Retailers: Back-to-school sales mediocre
Gap sales tumble 7 percent; teen apparel sellers a mixed bag; Wal-Mart results in line, but Penney loses some of its shine.
NEW YORK (CNNMoney.com) -- Retailers turned in a mixed bag for August as many U.S. chain store operators failed to get a hoped-for back-to-school sales boost.
Among the laggards Thursday were Gap, Inc. (Charts) The No. 1 apparel seller posted a 7 percent decline in August sales at its stores open at least a year, which is a key retail measure known as same-store sales. Analysts had expected the retailer to post a 3.4 percent decline for the month.
Indeed, the disappointments highlight concerns that gas price inflation, a slowing housing market and rising interest rates may be forcing consumers to rein in their spending patterns.
For September, the retailer expects comparable sales to be up between 1 to 3 percent.
According to sales tracker First Call, 50 percent of the 52 retailers it tracks beat their sales estimates, and 48 percent missed. Total August comparable sales were up 3.7 percent. The firm had forecast sales to increase 3.5 percent, modestly lower than the 3.6 percent increase for the same period a year ago.
Separately, Ken Perkins, retail analyst and president of sales tracker RetailMetrics, said slightly more than half of the 57 retailers he tracks on a monthly basis had so far beaten their sales estimates.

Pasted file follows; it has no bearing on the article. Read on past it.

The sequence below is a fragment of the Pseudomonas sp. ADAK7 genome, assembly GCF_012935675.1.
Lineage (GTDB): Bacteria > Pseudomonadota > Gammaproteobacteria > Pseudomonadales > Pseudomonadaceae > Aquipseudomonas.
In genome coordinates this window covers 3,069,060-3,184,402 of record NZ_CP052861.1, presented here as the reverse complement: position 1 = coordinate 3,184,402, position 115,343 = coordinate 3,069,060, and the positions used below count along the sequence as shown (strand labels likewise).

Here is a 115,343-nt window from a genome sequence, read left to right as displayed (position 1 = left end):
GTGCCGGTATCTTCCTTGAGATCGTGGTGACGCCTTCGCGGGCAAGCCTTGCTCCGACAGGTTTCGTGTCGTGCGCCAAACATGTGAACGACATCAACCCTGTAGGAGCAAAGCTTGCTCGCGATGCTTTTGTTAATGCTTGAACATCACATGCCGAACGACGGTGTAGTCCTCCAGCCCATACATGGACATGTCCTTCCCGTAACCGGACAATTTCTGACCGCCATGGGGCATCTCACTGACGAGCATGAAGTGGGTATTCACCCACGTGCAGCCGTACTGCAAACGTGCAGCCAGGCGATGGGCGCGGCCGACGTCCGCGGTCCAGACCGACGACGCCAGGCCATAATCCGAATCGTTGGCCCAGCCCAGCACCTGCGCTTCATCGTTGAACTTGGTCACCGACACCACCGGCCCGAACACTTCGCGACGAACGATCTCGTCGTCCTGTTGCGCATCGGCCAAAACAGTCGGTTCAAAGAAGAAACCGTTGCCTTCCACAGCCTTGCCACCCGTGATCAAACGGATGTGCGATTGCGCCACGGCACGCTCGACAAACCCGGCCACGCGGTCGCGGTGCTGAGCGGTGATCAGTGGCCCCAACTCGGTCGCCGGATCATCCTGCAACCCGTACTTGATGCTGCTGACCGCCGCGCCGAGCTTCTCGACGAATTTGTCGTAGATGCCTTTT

"We haven't yet seen a significant implosion in sales," said Perkins."There were some disappointments; store traffic seems to be slowing down. There were additional tax holidays during the month. Those should have helped retailers but it doesn't look like it did."
Bernard Sands LLC senior retail analyst Richard Hastings said retail is "showing signs of wear and tear resulting from shopper hesitation that is primarily the consequence of the dual impact of the decline of the house wealth effect and the continued impact of high gas prices."
"Back-to-school should remain on track for year-over-year growth, but there are bigger concerns about the holiday season based upon the chain-store sales trends and weak personal savings data trends," he added.
At the same time, he cautions against selling short the resiliency of American consumers.
"It is always dangerous to bet against the consumer. As long as they have stable sources of income, consumers will make decisions about where they spend. Luckily for the economy, the irrational spending habits of the consumer will hold up under even the toughest of conditions ... and we have a long way to go before it gets that tough."